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Payton seeks Parcells' counsel about Saints' plan

By Tim Reynolds

Associated Press

Published: Tuesday, March 27 2012 4:14 p.m. MDT

Also unclear: How much contact Payton will be able to have with the Saints during his suspension.

"I think it's easier with a player because it exists, in other words, that protocol exists," Payton said. "But this is different. So what specifically are the guidelines, and then let's make sure we follow them. I think that process will take place and we'll continue to communicate and really acquiesce to the league in regards to, 'Hey, how do you see these specific things being followed?'"

Much of the conversation revolved around Parcells, the two-time Super Bowl winner as a coach who hired Payton as an offensive assistant in Dallas in 2003 and was a finalist for the Hall of Fame this season.

"He's a great teacher," Payton said. "Certainly I'm biased, having worked with him. But he's a Hall of Fame head coach. And I would also say there's some things probably set up in the framework of our program that would be exactly how he would have set those things up had he been the head coach here in '06. So there's some carry-over that way."

If Parcells returned to the sideline, he may have to wait another five years before becoming eligible for the Hall of Fame again. Parcells, who turns 71 in August, may not want to wait that long. Asked by Sports Illustrated on Monday if he had a desire to coach another team, Parcells said, "I don't think so."

In addition to the suspensions for Payton and Loomis, the league suspended assistant head coach Joe Vitt for six games. Goodell also fined the Saints $500,000 and took away second-round draft choices in 2012 and 2013.

Goodell acknowledged on Monday that "non-contract bonus payments" — such as bounties — have been found around the league. The commissioner insisted the practice would be discontinued.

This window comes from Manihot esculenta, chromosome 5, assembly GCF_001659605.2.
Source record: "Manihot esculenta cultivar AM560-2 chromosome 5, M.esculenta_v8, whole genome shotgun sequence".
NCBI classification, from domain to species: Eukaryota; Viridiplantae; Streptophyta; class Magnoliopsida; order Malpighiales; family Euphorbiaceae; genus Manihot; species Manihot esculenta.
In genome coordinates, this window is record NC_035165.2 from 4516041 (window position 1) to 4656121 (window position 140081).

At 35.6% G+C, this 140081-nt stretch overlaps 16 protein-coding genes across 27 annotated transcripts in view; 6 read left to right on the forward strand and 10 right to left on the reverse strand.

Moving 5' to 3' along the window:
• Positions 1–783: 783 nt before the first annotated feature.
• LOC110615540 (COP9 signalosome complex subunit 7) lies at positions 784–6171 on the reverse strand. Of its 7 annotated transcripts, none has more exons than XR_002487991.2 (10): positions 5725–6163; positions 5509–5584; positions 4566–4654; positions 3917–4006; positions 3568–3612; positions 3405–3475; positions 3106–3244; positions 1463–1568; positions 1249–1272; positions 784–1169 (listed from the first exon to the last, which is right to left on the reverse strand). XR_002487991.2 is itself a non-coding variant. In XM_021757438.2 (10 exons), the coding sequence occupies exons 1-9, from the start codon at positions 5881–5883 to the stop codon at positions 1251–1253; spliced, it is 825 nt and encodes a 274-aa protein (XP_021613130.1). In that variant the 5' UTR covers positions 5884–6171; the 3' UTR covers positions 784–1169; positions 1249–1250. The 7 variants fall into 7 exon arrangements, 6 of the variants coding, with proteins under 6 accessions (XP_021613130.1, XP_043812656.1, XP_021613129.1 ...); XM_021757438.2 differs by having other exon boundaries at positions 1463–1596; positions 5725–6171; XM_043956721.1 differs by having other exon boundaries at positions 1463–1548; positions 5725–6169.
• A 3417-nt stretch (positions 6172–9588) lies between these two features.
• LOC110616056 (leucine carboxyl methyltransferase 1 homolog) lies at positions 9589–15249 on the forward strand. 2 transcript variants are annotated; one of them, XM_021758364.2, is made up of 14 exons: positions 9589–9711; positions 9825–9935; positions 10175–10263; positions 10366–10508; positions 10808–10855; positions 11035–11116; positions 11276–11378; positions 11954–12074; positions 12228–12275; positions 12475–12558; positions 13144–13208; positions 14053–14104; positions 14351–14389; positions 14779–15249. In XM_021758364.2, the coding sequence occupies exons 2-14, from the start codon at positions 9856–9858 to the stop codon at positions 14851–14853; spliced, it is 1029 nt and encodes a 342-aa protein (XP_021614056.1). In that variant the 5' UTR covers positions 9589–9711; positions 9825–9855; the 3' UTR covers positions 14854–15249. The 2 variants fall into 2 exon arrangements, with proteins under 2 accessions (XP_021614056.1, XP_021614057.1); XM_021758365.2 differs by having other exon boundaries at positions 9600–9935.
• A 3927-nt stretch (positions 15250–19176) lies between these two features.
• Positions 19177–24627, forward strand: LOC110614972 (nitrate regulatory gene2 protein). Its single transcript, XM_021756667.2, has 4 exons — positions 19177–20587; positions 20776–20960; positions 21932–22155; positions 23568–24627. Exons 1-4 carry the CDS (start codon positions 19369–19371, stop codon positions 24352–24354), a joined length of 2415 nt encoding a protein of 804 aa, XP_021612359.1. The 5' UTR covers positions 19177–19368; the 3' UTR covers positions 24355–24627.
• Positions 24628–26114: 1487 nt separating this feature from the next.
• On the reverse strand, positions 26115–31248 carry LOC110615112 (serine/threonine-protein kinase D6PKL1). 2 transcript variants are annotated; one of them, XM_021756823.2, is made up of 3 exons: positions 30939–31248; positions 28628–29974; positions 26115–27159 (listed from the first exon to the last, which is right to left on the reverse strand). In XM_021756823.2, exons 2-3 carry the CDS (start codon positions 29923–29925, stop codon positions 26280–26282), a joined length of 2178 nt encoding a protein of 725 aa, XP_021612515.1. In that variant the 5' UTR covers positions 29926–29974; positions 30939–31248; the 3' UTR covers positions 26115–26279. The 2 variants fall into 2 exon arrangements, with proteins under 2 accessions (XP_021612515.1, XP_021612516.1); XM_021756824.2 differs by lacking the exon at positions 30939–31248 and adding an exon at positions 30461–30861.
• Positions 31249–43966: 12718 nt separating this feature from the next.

Arthur Blank, owner of NFC South rival Atlanta, praised Goodell's strong punishment.

"I think he dealt with it appropriately," Blank told ESPN.com. "I think it will be one of the most significant decisions he'll ever make as the commissioner. I think he'll be the commissioner for the next 30 years and I think people will look back and say he sent a message to the teams, the players, the coaches, everybody in the NFL and sent a message to the fans that, 'This is not what we're going to have in this league.' "

Payton would not argue he was being scapegoated.

"No, I accept this," Payton said. "I've heard that argument and I think trying to really look closely at how we and how I can improve has been probably a better way for me to handle this than to kind of vent or look outwardly at other programs. I try to take that approach."

For a franchise that dealt with the aftermath of Hurricane Katrina in 2005 and then captured its first Super Bowl four seasons later, now comes more tumult of the self-inflicted variety.

Payton said he first learned of the bounty program at the end of that Super Bowl season. He said Tuesday he didn't want this chapter to "taint or tarnish" the team's recent success.

"We'll get through this," Payton said. "This will be a challenge. ... You know, we've gone through a lot of adversity and we've won a lot of games in really a short window of time. And I know our players are leaders both within the locker room and the coaching staff will look at this as a challenge and a little bit as an opportunity."

AP Pro Football Writer Barry Wilner in Palm Beach and AP Sports Writer Brett Martel in New Orleans contributed to this story.

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